Proposition 64 and Beyond

June 22nd, 2017

LOS ANGELES, CA – With the passing of Proposition 64 in late 2016, recreational marijuana is now officially legalized along with medical marijuana, enabling any California resident over 21 to grow and possess marijuana immediately. However, another, perhaps unintended, benefit of this new law has been a sudden increase in value for some commercial real estate properties. Due to a new pool of eager tenants and buyers interested in securing buildings and cashing in on this emerging and seemingly profitable business, properties in certain cities and zones have suddenly increased in value. This increase in demand is prompting questions from landlords about how much their buildings are now worth and the risks associated with getting involved in this growing industry.

There seems to be no shortage of interested buyers and tenants searching for functional buildings for dispensing, cultivating, manufacturing and distributing cannabis. Many cities and industrial real estate owners have remained wary of marijuana, while others have acted quickly to capitalize on premium pricing for their buildings. The State has until Jan. 1, 2018 to begin issuing licenses; however, part of the law allows cities the right to restrict commercial uses and implement taxation. This has caused local governments in California’s 58 counties to begin scrambling in an attempt to update and establish policies focused on cannabis related business and pass local measures to ensure its regulation prior to the initiative going into full affect at the state level. In these cases, cannabis businesses eager to get up and running in these proactive cities will be required to obtain a local permit, as well as a state permit once those permits become available next year.

While some cities have taken preemptive steps towards passing local measures, others have just started the discussion, while others will remain neutral until the new state law goes into effect next year. For example, the City of Los Angeles passed Measure M in March, 2017 which, “paves the way for regulation of Cannabis businesses and heavily focuses on taxation and enforcement, while leaving the licensing and regulatory framework to public hearings and debates”, according to the city’s website. Other cities, like Redondo Beach and Paramount, have only begun the conversation as to how they’d like to handle the new legalized drug and continue to hold out on issuing business licenses to prospective users.

The City of Long Beach has become known for its proactive steps towards passing local measures, which has caused many marijuana groups to flock to the city, driving up the price of its industrial real estate within the cities approved “buffer zones”. Though leasing, as opposed to selling, seems to be less favored by landlord, rates have nearly quadrupled to $2.50-$3.00/sf for buildings with adequate parking, power and clear height, while sale prices are approaching $250-$300 and, in some cases, up to $400/sf. Even with these once unprecedented lease rates, many landlords remain uninterested in leasing to these types of tenants for reasons such as moral objections, negative past experiences, or uncertainty of the industry’s future in the eyes of the federal law where it remains illegal. Other building owners still wishing to take advantage of the situation while limiting their future risk have opted towards selling and cashing out while the market allows.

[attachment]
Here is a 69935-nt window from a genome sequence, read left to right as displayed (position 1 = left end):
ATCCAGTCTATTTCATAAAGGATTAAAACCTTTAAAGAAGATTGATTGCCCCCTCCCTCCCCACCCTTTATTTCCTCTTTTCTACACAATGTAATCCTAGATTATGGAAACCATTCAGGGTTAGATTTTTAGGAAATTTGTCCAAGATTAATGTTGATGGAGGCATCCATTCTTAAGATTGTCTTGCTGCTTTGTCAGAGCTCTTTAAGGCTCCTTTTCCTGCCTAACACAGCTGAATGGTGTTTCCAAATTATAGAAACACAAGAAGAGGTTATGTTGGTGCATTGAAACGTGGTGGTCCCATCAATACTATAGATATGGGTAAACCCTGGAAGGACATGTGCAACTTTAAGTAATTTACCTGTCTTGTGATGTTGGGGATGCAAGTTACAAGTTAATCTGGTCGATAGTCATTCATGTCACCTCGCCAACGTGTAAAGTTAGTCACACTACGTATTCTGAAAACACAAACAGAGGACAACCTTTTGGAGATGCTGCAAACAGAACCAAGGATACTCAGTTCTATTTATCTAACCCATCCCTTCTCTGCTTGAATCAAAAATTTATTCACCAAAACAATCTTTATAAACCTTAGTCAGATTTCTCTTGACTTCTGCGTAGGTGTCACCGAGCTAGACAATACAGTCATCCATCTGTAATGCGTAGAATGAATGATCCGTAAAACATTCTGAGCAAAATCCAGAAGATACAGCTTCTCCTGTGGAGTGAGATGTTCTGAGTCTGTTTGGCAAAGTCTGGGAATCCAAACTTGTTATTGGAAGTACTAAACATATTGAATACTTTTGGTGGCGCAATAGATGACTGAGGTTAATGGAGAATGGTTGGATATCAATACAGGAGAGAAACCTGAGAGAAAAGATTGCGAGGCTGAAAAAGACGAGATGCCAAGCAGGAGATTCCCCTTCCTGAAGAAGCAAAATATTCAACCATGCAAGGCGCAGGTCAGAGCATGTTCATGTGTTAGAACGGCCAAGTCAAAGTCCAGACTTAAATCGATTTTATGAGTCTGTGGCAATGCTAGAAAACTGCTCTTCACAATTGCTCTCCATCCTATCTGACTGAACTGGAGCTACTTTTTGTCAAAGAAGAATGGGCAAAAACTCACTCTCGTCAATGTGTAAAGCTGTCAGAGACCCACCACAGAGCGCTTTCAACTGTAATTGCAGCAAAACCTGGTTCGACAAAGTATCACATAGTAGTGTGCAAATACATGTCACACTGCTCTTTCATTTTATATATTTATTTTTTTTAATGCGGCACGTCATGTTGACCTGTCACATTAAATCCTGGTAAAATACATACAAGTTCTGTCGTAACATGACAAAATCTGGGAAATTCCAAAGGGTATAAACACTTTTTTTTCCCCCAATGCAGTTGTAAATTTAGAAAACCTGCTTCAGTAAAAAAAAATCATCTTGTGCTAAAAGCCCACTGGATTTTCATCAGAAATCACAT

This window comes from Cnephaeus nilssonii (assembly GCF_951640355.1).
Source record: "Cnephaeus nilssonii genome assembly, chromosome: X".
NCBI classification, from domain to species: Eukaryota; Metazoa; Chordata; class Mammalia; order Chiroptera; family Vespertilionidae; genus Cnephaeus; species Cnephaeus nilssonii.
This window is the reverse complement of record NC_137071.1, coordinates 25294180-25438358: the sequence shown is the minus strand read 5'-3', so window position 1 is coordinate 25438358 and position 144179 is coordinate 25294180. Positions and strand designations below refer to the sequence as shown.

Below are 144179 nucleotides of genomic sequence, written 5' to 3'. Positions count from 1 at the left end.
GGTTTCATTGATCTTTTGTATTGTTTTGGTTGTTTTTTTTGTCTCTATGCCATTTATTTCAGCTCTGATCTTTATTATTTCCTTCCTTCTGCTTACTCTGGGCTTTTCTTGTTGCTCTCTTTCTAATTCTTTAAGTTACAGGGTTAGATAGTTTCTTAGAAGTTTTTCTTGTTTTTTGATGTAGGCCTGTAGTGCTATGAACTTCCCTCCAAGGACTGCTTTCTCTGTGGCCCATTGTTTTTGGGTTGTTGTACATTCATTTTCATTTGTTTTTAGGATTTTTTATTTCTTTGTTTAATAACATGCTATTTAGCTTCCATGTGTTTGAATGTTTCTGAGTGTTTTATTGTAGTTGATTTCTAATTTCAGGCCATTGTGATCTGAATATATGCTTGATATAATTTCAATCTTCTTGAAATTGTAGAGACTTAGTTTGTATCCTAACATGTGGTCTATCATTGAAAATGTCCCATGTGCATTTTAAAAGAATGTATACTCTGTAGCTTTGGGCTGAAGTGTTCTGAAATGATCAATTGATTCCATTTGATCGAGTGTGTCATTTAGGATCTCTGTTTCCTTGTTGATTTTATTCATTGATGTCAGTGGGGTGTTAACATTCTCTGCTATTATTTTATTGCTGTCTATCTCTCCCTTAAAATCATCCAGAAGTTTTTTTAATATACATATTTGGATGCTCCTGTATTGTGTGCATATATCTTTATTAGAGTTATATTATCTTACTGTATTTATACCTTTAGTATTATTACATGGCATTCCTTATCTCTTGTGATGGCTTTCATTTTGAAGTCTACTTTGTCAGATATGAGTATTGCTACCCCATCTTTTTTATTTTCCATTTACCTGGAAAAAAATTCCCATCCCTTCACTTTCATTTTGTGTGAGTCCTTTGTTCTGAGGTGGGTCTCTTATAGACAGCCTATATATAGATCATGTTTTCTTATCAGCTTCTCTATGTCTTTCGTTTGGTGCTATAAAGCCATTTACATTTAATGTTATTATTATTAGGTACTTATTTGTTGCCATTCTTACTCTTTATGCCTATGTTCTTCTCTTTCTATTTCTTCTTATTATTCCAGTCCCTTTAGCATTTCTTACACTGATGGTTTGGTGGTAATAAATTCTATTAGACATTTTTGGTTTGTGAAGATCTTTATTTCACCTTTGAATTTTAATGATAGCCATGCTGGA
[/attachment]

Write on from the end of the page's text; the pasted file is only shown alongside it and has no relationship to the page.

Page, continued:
There may be benefits to leasing or selling a property suitable for this type of use and landlords should remain prudent when moving forward with any prospective cannabis user. Each city has reacted to the passing of Prop 64 differently and is working to establish its own rules and regulations for where these businesses will be allowed, what restrictions will be enforced, and what requirements applications will include. The City of Long Beach, for example, requires applicants to secure a building, with the owner’s consent, prior to applying for a cultivation license. They can then begin a rigorous application process which includes building out the necessary improvements with permits and inspections before obtaining a license. Many landlords negotiating leases are requiring enhanced security deposits and termination options to mitigate any risk, while some sellers are demanding non-refundable deposits and quick contingency periods in escrow. Cannabis tenants and buyers seem to understand the push-back that many property owners still express, and are willing to agree to these heavy terms in an effort to establish their business in an environment that now legally marijuana.

While there continues to be many questions surrounding this emerging industry, the legalization of medical and recreational marijuana has arrived and, in many respects, created un-found value for many property owners. Conservative building owners uninterested in involving themselves in an uncertain and once illegal industry aren’t struggling to fill their buildings as the current South Bay market continues to attract an abundance of well qualified conventional users. With a proper understanding of the local municipalities, a good attorney, cautious enthusiasm and guidance from an informed broker, this type of use may be a great option to consider.

Tyler Rollema